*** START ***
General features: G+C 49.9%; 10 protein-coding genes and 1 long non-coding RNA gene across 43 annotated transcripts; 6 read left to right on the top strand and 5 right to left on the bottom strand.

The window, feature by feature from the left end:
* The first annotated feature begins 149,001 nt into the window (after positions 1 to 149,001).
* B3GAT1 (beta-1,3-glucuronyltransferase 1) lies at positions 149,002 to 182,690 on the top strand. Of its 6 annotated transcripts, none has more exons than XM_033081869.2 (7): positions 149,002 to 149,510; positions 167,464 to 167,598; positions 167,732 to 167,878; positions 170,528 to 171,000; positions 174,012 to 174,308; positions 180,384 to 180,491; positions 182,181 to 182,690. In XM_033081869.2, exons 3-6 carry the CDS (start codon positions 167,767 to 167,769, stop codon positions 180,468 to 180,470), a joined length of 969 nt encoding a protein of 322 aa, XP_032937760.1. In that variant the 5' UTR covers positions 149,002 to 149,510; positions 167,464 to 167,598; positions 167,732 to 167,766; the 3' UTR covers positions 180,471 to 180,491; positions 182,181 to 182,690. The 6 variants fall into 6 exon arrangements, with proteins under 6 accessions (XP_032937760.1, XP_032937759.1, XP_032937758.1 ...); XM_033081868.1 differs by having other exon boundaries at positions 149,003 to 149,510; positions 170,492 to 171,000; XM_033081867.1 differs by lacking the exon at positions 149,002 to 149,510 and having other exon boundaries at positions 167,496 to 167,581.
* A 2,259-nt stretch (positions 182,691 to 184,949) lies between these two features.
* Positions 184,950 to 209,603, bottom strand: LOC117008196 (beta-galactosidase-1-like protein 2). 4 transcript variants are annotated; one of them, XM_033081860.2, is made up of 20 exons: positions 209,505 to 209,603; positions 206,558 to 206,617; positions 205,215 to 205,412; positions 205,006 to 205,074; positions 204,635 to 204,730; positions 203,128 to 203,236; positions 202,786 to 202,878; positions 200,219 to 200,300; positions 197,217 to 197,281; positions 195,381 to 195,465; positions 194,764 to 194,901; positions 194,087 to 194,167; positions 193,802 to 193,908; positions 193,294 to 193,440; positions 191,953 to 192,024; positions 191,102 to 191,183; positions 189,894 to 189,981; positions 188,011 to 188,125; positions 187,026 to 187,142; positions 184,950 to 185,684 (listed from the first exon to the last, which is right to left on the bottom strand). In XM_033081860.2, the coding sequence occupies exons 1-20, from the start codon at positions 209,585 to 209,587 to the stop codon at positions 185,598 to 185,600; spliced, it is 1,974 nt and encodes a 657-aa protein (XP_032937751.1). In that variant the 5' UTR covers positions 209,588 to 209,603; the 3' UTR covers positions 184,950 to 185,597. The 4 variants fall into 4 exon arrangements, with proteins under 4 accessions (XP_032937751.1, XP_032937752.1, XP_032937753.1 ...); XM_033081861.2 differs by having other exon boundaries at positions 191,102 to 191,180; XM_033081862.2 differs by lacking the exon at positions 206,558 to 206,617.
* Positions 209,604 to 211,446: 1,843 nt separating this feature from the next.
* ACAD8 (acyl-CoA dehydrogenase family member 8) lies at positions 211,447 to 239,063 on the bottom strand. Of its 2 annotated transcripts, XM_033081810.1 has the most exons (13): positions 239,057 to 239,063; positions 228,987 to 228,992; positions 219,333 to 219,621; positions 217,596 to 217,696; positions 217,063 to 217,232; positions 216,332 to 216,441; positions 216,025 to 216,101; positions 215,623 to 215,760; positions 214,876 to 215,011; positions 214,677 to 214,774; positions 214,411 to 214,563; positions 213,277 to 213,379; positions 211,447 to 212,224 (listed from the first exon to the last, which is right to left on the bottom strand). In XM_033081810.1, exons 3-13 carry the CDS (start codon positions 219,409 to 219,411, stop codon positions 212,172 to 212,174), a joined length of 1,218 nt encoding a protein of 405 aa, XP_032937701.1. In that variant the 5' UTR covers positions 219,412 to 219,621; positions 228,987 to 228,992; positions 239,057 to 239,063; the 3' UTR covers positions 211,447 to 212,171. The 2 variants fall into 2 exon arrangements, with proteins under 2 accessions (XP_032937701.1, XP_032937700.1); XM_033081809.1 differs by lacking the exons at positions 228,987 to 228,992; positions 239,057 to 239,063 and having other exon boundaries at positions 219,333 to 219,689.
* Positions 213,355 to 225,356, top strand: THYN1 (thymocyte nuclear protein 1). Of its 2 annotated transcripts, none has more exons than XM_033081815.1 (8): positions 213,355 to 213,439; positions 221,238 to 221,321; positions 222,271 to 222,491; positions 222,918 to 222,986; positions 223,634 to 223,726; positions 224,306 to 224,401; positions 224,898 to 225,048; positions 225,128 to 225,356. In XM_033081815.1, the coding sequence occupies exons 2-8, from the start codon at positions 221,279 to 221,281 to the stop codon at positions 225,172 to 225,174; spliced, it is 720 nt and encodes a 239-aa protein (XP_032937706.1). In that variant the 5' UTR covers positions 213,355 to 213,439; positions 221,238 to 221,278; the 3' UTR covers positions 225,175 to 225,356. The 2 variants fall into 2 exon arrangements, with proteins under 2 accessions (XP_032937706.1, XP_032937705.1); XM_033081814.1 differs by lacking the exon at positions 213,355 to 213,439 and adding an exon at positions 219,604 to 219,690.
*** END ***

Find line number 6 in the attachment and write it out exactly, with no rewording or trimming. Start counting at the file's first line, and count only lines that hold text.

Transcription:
* Positions 184,950 to 209,603, bottom strand: LOC117008196 (beta-galactosidase-1-like protein 2). 4 transcript variants are annotated; one of them, XM_033081860.2, is made up of 20 exons: positions 209,505 to 209,603; positions 206,558 to 206,617; positions 205,215 to 205,412; positions 205,006 to 205,074; positions 204,635 to 204,730; positions 203,128 to 203,236; positions 202,786 to 202,878; positions 200,219 to 200,300; positions 197,217 to 197,281; positions 195,381 to 195,465; positions 194,764 to 194,901; positions 194,087 to 194,167; positions 193,802 to 193,908; positions 193,294 to 193,440; positions 191,953 to 192,024; positions 191,102 to 191,183; positions 189,894 to 189,981; positions 188,011 to 188,125; positions 187,026 to 187,142; positions 184,950 to 185,684 (listed from the first exon to the last, which is right to left on the bottom strand). In XM_033081860.2, the coding sequence occupies exons 1-20, from the start codon at positions 209,585 to 209,587 to the stop codon at positions 185,598 to 185,600; spliced, it is 1,974 nt and encodes a 657-aa protein (XP_032937751.1). In that variant the 5' UTR covers positions 209,588 to 209,603; the 3' UTR covers positions 184,950 to 185,597. The 4 variants fall into 4 exon arrangements, with proteins under 4 accessions (XP_032937751.1, XP_032937752.1, XP_032937753.1 ...); XM_033081861.2 differs by having other exon boundaries at positions 191,102 to 191,180; XM_033081862.2 differs by lacking the exon at positions 206,558 to 206,617.